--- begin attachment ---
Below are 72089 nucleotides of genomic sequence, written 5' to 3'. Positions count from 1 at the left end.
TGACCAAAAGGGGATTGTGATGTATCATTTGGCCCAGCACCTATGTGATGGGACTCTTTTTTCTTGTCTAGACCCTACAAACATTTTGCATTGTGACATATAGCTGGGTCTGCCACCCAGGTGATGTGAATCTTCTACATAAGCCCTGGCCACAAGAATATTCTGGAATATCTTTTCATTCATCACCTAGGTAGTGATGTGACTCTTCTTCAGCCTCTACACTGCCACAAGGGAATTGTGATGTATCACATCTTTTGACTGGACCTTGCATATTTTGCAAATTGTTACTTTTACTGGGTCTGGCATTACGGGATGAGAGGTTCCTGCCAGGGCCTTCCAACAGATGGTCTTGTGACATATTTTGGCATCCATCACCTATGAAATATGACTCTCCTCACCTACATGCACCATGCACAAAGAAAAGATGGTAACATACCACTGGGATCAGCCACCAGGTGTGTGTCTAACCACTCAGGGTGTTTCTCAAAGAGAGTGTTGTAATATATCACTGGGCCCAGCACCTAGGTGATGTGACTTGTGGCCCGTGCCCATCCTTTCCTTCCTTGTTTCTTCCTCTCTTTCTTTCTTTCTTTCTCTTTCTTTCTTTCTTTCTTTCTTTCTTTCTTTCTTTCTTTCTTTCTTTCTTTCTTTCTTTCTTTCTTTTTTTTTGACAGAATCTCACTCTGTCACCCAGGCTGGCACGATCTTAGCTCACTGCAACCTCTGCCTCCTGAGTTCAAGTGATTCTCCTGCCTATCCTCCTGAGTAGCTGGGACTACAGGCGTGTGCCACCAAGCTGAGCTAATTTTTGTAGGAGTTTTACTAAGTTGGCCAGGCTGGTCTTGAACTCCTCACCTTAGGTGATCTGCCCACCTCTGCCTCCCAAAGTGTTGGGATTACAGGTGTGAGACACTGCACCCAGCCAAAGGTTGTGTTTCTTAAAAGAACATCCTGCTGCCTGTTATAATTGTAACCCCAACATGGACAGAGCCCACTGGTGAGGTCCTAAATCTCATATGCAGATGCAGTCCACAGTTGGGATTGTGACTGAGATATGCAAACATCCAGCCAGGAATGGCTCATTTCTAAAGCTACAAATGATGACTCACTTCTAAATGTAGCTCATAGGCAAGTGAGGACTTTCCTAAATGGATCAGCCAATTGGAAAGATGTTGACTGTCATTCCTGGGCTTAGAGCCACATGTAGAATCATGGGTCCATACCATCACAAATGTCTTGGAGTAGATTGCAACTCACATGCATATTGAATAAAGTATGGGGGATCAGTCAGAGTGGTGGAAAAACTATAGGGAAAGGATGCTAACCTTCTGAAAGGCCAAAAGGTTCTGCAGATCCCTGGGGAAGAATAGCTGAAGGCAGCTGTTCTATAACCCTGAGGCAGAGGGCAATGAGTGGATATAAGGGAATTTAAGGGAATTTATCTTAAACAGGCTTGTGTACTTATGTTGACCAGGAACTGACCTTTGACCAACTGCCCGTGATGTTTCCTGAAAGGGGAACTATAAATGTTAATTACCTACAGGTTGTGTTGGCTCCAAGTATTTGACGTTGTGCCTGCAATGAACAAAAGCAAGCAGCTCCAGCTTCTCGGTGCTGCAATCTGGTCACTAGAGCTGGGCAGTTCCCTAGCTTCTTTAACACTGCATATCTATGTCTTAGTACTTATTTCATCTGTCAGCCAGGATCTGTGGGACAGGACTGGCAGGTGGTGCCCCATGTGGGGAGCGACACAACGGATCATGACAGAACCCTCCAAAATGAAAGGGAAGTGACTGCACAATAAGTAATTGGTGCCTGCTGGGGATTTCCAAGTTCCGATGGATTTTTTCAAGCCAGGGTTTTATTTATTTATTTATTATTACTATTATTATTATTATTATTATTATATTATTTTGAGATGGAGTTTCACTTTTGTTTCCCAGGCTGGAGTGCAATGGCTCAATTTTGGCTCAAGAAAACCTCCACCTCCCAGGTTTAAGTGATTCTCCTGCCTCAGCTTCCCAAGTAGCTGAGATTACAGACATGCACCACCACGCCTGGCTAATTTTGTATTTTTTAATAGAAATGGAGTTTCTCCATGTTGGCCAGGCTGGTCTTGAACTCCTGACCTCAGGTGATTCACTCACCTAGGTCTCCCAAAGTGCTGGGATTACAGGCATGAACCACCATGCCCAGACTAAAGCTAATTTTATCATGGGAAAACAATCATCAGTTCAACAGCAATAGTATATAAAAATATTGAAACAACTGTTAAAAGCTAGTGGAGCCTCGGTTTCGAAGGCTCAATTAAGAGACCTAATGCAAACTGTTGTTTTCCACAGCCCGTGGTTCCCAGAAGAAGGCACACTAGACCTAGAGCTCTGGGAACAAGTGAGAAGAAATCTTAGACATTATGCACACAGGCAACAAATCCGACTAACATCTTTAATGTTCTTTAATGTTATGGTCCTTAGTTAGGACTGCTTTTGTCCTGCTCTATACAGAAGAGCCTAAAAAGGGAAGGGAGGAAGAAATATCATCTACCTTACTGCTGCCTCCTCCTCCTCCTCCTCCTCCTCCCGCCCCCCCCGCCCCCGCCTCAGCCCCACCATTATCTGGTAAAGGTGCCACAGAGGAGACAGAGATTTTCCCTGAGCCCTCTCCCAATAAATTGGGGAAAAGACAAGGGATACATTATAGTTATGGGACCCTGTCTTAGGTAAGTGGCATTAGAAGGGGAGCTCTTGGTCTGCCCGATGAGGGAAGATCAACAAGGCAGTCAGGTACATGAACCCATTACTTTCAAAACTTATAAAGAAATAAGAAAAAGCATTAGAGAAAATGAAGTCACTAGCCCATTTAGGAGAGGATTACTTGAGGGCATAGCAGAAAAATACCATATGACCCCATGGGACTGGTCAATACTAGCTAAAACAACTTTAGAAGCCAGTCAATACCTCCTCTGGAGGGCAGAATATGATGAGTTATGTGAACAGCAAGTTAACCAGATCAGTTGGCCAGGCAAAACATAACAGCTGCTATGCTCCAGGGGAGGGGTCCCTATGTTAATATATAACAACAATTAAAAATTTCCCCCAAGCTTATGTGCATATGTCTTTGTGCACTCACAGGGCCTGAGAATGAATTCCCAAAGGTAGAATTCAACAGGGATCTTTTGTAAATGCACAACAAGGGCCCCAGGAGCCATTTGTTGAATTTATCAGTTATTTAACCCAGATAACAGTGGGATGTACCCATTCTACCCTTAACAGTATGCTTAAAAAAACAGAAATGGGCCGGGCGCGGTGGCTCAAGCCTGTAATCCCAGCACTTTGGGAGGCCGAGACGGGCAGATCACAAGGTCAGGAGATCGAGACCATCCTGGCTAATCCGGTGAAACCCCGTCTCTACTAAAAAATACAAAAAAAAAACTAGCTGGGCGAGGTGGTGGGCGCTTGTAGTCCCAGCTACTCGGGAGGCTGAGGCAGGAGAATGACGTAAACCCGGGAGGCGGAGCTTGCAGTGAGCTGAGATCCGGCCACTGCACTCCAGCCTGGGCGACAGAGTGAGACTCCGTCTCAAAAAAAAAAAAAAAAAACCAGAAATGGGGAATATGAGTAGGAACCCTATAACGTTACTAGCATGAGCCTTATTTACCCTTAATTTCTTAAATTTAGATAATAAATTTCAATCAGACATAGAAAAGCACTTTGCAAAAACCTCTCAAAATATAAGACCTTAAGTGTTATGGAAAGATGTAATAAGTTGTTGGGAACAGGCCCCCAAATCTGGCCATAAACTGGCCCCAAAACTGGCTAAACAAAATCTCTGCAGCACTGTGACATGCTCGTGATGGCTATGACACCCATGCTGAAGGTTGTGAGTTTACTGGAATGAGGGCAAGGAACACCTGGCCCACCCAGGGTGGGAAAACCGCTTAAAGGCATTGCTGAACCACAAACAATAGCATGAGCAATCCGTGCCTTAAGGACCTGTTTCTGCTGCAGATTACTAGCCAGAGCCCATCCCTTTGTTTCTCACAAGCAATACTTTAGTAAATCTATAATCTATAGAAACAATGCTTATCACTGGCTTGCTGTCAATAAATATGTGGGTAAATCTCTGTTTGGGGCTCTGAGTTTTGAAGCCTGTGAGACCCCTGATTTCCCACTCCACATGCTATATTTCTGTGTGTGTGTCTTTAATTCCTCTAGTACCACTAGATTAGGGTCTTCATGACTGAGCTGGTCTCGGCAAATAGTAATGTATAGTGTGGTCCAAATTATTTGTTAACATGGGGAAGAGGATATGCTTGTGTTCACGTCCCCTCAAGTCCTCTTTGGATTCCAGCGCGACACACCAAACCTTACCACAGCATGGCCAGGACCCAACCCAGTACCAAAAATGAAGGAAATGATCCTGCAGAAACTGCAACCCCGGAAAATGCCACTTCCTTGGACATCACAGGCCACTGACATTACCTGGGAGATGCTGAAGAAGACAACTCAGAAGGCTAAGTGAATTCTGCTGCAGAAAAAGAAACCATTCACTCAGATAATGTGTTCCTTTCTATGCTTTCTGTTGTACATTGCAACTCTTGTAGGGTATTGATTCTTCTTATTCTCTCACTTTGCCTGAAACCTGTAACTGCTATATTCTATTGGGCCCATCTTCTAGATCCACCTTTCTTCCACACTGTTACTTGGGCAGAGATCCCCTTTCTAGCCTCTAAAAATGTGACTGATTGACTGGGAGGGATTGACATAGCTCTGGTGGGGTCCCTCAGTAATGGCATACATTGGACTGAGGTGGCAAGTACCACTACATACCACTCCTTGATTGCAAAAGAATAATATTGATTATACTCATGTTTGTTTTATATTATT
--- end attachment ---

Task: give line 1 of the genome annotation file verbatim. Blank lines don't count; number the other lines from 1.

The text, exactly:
Below are 72089 nucleotides of genomic sequence, written 5' to 3'. Positions count from 1 at the left end.